By Mark Lamport-Stokes
SAN FRANCISCO (Reuters) - A gritty fightback by the Internationals for the second day in a row left the Presidents Cup hanging in the balance when it had seemed U.S. dominance was likely to continue in the biennial competition.
Holders the United States established early advantages in five of the six fourball matches on Friday but now lead their visitors by just 6- points to 5- going into Saturday morning's foursomes.
The Internationals, who have triumphed only once in the seven editions of the Cup, rallied superbly in late afternoon sunshine at Harding Park to leave their captain Greg Norman with a huge grin on his face.
"I am very, very happy right now and very excited about the way we turned things around today," the Australian told reporters after his team had split the fourball encounters 3-3.
"It really could have been a disastrous situation if the trend just kept going the way it was going. The end result, from our perspective, is great.
"We were down 5-1 in our matches and to come out with a push was just an admirable job by my guys."
The first blue point of the day came from Japanese teenager Ryo Ishikawa and South Korean Yang Yong-eun, who thumped Kenny Perry and Sean O'Hair 4&3.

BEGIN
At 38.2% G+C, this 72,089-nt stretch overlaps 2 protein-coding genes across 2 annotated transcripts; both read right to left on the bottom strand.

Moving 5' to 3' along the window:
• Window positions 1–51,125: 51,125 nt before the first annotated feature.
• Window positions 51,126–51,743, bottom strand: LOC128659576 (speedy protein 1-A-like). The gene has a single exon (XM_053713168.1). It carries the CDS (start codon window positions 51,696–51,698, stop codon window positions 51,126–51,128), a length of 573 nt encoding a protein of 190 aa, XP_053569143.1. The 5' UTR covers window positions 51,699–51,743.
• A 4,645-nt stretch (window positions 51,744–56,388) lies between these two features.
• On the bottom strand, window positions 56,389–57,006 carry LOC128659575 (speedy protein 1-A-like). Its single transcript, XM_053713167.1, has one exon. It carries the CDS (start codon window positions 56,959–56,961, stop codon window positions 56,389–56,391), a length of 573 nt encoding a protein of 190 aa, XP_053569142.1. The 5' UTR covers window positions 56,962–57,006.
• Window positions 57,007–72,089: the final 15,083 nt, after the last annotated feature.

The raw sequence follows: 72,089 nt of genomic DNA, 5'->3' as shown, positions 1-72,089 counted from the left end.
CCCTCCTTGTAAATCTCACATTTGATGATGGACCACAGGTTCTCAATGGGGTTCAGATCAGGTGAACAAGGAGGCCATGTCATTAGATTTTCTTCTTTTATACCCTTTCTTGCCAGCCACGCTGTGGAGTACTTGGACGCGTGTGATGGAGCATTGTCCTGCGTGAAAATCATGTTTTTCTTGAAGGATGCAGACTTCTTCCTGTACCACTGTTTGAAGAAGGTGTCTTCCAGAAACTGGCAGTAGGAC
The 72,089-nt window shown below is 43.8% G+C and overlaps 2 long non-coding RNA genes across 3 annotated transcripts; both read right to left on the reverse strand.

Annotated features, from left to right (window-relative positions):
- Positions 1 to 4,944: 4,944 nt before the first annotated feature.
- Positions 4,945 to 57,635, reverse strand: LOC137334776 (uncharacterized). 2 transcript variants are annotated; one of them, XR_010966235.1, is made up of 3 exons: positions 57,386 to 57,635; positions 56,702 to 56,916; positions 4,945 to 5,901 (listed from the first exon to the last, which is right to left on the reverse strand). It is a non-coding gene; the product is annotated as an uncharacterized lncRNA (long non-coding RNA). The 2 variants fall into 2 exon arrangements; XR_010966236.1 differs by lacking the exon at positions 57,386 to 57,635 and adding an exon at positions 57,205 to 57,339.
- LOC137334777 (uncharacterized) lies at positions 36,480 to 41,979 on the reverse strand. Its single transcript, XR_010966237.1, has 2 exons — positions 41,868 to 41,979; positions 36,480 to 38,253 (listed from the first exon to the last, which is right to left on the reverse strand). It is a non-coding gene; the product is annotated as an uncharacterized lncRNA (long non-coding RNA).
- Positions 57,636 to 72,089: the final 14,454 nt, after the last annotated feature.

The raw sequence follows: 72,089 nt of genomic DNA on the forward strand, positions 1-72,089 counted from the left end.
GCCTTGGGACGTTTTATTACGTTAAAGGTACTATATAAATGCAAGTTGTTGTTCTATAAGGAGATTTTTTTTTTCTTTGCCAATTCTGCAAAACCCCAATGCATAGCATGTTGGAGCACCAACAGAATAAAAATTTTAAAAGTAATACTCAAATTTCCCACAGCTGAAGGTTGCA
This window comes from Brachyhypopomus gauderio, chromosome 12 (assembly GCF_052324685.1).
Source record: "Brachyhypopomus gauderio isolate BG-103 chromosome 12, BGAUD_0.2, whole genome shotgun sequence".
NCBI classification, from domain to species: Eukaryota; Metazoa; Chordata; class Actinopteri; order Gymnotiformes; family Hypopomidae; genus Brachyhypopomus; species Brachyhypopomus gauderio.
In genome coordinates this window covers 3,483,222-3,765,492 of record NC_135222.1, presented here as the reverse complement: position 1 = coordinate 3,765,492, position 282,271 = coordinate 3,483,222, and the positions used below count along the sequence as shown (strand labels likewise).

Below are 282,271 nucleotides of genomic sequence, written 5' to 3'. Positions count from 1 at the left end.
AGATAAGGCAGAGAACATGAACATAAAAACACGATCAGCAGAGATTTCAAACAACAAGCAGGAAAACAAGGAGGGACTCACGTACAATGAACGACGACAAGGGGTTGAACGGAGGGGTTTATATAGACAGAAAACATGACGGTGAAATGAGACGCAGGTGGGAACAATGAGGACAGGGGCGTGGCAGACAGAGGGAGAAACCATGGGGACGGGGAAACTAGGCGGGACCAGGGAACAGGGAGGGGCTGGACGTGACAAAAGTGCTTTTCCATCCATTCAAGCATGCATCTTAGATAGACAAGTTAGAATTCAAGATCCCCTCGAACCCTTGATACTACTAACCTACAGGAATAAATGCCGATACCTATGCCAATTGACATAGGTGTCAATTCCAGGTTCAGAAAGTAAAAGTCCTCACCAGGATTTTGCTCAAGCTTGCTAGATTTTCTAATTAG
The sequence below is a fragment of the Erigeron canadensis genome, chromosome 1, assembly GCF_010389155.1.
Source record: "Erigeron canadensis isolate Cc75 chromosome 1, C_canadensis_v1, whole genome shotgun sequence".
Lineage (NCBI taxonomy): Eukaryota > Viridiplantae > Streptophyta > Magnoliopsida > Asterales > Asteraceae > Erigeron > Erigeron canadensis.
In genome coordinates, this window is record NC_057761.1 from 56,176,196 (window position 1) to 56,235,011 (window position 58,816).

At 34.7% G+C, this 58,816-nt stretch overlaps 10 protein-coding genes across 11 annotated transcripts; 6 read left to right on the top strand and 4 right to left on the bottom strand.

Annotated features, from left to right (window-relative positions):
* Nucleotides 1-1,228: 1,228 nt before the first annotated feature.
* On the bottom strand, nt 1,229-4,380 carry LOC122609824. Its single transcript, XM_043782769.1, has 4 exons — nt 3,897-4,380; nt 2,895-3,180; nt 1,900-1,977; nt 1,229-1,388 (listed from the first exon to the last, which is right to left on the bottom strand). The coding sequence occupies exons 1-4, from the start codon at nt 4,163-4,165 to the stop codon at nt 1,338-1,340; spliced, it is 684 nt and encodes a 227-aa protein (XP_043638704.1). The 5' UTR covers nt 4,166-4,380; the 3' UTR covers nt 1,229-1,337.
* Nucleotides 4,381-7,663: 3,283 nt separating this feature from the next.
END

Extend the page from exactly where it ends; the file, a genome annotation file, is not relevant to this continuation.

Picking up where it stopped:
Cup veterans Ernie Els of South Africa and Canadian Mike Weir added another after coming from one down after 15 holes to beat Jim Furyk and Anthony Kim two up.
However the biggest boost for the Internationals came from the final shot of the day when diminutive South African Tim Clark, who reached the green in two at the par-five last, sank a curling 14-foot eagle putt.
His dagger blow, in partnership with Fijian Vijay Singh, secured a dramatic one-up win against American major winners Lucas Glover and Stewart Cink.
"Tim Clark, to do what he did at the end, to come down to make eagle to win that match, was really the shot in the arm," said Norman, flashing his trademark smile.
Going into this week, all the signs had pointed toward another U.S. Cup victory. Collective recent form, the competition's history and comparative world rankings combined to make the American team heavy favorites at Harding Park.
With their three big guns -- Tiger Woods, Phil Mickelson and Steve Stricker -- going unbeaten in their first two matches, it was hardly surprising the Internationals fell behind early in both opening sessions.
However, with the U.S. poised to grab commanding leads on each of the first two days, the Internationals twice rallied late to cut the deficit.
"Greg's guys were great today, to battle back and get three points when they needed to was a good finish," said U.S. captain Fred Couples.
"We were up, but barely up and his (Norman's) guys certainly have as much fight as our guys. They battled back, and we did lose a couple of matches.
"Timmy Clark eagling that last hole was a big boost for them but, at the same time, our guys are awfully excited about the way they are playing. That's a key thing."
(Editing by Greg Stutchbury)